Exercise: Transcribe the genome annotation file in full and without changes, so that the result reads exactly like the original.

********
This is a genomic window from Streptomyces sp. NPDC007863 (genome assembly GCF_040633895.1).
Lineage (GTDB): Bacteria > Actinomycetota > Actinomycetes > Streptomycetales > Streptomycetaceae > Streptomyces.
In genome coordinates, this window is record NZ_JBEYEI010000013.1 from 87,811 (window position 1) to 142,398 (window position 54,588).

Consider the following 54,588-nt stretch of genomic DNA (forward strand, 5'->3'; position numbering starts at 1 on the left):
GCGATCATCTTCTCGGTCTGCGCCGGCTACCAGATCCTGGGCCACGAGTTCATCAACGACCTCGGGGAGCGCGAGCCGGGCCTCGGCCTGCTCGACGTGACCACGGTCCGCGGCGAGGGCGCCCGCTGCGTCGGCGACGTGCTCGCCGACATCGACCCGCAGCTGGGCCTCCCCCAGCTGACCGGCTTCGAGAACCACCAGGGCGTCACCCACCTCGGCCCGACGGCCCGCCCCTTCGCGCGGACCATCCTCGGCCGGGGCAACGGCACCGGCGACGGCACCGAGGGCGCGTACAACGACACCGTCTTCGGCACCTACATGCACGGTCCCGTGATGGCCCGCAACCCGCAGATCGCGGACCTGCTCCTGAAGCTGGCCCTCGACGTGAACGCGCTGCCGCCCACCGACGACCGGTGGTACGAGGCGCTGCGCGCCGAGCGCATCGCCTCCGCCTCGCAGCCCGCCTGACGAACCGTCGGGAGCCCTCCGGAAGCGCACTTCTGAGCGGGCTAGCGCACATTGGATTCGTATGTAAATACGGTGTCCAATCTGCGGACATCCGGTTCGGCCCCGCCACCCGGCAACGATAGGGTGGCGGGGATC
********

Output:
This is a genomic window from Streptomyces sp. NPDC007863 (genome assembly GCF_040633895.1).
Lineage (GTDB): Bacteria > Actinomycetota > Actinomycetes > Streptomycetales > Streptomycetaceae > Streptomyces.
In genome coordinates, this window is record NZ_JBEYEI010000013.1 from 87,811 (window position 1) to 142,398 (window position 54,588).

Consider the following 54,588-nt stretch of genomic DNA (forward strand, 5'->3'; position numbering starts at 1 on the left):
GCGATCATCTTCTCGGTCTGCGCCGGCTACCAGATCCTGGGCCACGAGTTCATCAACGACCTCGGGGAGCGCGAGCCGGGCCTCGGCCTGCTCGACGTGACCACGGTCCGCGGCGAGGGCGCCCGCTGCGTCGGCGACGTGCTCGCCGACATCGACCCGCAGCTGGGCCTCCCCCAGCTGACCGGCTTCGAGAACCACCAGGGCGTCACCCACCTCGGCCCGACGGCCCGCCCCTTCGCGCGGACCATCCTCGGCCGGGGCAACGGCACCGGCGACGGCACCGAGGGCGCGTACAACGACACCGTCTTCGGCACCTACATGCACGGTCCCGTGATGGCCCGCAACCCGCAGATCGCGGACCTGCTCCTGAAGCTGGCCCTCGACGTGAACGCGCTGCCGCCCACCGACGACCGGTGGTACGAGGCGCTGCGCGCCGAGCGCATCGCCTCCGCCTCGCAGCCCGCCTGACGAACCGTCGGGAGCCCTCCGGAAGCGCACTTCTGAGCGGGCTAGCGCACATTGGATTCGTATGTAAATACGGTGTCCAATCTGCGGACATCCGGTTCGGCCCCGCCACCCGGCAACGATAGGGTGGCGGGGATC